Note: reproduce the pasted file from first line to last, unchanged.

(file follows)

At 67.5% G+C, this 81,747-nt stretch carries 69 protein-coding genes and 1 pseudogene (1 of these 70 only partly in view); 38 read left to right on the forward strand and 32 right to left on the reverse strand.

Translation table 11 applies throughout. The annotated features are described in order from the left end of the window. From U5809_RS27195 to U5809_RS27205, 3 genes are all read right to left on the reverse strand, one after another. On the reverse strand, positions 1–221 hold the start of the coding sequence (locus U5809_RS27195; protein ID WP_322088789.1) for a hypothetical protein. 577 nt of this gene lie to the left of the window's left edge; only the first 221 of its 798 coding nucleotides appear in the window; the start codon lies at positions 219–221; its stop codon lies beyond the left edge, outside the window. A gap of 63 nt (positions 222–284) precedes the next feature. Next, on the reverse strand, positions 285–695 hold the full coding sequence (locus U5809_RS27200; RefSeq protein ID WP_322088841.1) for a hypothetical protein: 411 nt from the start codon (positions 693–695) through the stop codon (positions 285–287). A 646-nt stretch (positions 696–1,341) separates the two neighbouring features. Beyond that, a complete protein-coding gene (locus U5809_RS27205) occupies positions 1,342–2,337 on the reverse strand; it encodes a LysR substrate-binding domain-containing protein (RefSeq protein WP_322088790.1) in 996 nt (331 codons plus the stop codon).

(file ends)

At 67.5% G+C, this 81,747-nt stretch carries 69 protein-coding genes and 1 pseudogene (1 of these 70 only partly in view); 38 read left to right on the forward strand and 32 right to left on the reverse strand.

Translation table 11 applies throughout. The annotated features are described in order from the left end of the window. From U5809_RS27195 to U5809_RS27205, 3 genes are all read right to left on the reverse strand, one after another. On the reverse strand, positions 1–221 hold the start of the coding sequence (locus U5809_RS27195; protein ID WP_322088789.1) for a hypothetical protein. 577 nt of this gene lie to the left of the window's left edge; only the first 221 of its 798 coding nucleotides appear in the window; the start codon lies at positions 219–221; its stop codon lies beyond the left edge, outside the window. A gap of 63 nt (positions 222–284) precedes the next feature. Next, on the reverse strand, positions 285–695 hold the full coding sequence (locus U5809_RS27200; RefSeq protein ID WP_322088841.1) for a hypothetical protein: 411 nt from the start codon (positions 693–695) through the stop codon (positions 285–287). A 646-nt stretch (positions 696–1,341) separates the two neighbouring features. Beyond that, a complete protein-coding gene (locus U5809_RS27205) occupies positions 1,342–2,337 on the reverse strand; it encodes a LysR substrate-binding domain-containing protein (RefSeq protein WP_322088790.1) in 996 nt (331 codons plus the stop codon).